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NASA tracks a hazy killer

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NASA tracks a hazy killer

For more than three decades NASA has focused its space-faring skills and science chops CSI-like on an elusive global killer. Later this month, that pursuit takes us to East Asia. In a few years, part way to the moon.
Air pollution causes an estimated 152 000 deaths a year across the Americas and more than 2-million deaths in the Western Pacific, according to the United Nations. Some parts of the world have a detailed view of local air quality from ground sensor networks and forecast models that generate public alerts. But for much of the world this type of information and warning are not available.
Space offers a tantalizing global solution.
Spacecraft orbiting Earth hundreds or thousands of miles away with instruments to track pollutants – the way weather satellites watch clouds and storms – could benefit people worldwide. And if scientists had the global facts about air pollution and could better unravel the complex ebb and flow and mixing of pollutants from different sources, there would be a more solid scientific foundation for smart strategies to cut air pollution.
NASA and other spacefarers are working toward just such a future, but it’s not a simple job.
NASA took its first steps to probe the composition of Earth’s atmosphere in the 1970s, capitalising on its success building weather satellites and exploring the atmospheres of Venus and Mars. The environmental challenge that drove the agency was the thinning of Earth’s protective ozone layer in the stratosphere.
Detecting clear signs of ozone depletion proved extremely difficult. It demanded rock-solid measurements of minute quantities over a decade or more to observe a trend and ultra-sensitive measurements to determine the cause.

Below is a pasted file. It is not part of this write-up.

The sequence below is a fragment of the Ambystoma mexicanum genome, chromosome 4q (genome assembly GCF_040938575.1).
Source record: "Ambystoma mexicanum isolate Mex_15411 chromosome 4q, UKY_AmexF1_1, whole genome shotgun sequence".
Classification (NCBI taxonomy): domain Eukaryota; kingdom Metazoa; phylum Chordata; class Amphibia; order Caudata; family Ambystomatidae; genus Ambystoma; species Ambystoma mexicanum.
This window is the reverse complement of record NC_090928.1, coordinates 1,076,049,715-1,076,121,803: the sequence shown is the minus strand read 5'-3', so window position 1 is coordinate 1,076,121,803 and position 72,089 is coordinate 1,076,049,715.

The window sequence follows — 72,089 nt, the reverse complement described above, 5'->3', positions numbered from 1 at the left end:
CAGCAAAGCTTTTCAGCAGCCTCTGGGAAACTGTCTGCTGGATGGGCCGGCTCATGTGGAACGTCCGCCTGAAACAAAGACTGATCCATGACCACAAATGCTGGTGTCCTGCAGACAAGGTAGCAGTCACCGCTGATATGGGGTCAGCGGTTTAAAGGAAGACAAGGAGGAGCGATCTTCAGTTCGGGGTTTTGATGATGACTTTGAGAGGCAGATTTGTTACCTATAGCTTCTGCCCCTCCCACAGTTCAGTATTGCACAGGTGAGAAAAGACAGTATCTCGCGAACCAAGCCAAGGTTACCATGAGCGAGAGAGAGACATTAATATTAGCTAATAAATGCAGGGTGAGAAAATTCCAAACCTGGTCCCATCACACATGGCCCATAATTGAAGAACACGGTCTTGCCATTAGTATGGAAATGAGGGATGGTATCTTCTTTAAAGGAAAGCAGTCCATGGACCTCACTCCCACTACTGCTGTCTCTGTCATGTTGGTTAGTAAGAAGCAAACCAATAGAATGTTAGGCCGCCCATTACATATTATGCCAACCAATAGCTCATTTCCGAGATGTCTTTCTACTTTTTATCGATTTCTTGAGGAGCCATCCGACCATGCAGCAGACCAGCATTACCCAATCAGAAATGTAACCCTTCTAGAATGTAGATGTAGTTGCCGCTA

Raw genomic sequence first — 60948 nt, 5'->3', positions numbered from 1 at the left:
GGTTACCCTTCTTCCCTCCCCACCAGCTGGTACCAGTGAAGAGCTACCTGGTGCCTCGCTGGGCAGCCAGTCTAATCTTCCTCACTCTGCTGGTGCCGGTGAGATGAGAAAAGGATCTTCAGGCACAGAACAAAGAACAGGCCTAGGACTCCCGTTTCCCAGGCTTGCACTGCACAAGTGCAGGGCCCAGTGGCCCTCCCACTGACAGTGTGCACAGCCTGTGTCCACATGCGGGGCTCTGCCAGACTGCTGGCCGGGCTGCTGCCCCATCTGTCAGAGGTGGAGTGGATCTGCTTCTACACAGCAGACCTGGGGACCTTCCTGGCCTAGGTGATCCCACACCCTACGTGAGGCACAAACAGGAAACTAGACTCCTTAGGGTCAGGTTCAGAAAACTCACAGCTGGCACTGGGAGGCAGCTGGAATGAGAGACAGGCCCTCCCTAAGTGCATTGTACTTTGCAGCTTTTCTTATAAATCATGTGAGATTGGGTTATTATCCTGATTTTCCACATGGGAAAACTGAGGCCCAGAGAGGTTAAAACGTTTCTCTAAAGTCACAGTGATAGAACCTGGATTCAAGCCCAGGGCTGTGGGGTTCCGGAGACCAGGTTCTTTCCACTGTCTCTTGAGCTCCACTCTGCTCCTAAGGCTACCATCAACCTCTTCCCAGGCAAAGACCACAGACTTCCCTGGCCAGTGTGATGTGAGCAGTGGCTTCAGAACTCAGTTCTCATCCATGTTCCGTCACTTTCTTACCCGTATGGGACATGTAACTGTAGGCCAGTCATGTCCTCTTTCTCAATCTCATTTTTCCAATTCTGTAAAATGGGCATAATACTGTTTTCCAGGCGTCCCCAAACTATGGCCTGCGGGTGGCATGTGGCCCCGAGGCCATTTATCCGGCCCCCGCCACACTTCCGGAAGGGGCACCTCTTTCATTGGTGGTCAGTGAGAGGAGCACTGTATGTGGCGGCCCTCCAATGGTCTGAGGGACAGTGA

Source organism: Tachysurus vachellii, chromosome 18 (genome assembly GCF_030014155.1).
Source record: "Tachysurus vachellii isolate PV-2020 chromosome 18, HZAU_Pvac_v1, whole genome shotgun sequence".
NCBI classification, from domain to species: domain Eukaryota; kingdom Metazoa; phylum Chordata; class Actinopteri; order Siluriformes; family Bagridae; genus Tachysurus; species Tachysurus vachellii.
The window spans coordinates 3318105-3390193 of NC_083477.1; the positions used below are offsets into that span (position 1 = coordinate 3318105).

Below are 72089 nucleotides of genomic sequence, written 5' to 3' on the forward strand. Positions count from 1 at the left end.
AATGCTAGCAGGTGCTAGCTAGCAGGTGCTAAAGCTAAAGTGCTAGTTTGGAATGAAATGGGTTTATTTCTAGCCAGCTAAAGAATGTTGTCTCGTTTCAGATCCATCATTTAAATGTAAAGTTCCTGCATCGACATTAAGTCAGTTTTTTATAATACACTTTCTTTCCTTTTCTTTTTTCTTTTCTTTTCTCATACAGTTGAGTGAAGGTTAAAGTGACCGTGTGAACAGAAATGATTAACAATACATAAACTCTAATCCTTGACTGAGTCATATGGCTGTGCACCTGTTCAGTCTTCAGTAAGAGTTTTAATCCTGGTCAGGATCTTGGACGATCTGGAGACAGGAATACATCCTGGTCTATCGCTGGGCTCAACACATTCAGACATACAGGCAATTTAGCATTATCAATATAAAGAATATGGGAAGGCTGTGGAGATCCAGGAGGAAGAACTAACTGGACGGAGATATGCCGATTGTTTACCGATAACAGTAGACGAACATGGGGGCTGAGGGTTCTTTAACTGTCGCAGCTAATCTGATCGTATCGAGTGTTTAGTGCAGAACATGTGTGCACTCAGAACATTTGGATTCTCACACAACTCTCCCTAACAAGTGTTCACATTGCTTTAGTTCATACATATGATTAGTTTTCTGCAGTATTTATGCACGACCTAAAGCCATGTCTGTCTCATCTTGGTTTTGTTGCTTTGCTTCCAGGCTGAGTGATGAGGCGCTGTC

To tackle the problem, NASA built a rigorous in-house science infrastructure to develop new space sensors, fly airborne field experiments to directly sample the atmosphere, conduct laboratory work and comparisons of data from space- and ground-based instruments and develop computational models. This investment paid off, and with new space-based measurements scientists can now see the first signs of the ozone layer healing.
But probing air pollution at the bottom of the atmosphere where people live and breathe was a tougher problem. Ozone, for example, a harmful pollutant, is less than one-tenth as abundant at the surface as it is in the stratosphere where it protects us from the sun’s ultraviolet rays. The satellite instruments NASA has used most to study ozone look down through miles of atmosphere and register the total amount of ozone in the entire column of air beneath below, but they don’t detect exactly where that ozone is.
Scientists can’t directly detect pollution gases and particles with their space instruments. Most sensors work by taking in a jumbled spectrum of light scattered or absorbed when sunlight interacts with molecules and particles. Each pollutant has a unique “spectral” fingerprint that scientists tease out of the atmospheric soup with algorithms they continually fine-tune.
Starting in the 1990s, NASA began producing a wealth of global air quality data from sophisticated new space sensors. With the launch of the Earth Observing System fleet of multi-instrument satellites designed for a broad range of Earth sciences, scientists could document regional trends in carbon monoxide, nitrogen dioxide, sulfur dioxide and particulates. Pollution plumes from cities and forest fires could be seen moving downwind hundreds of miles.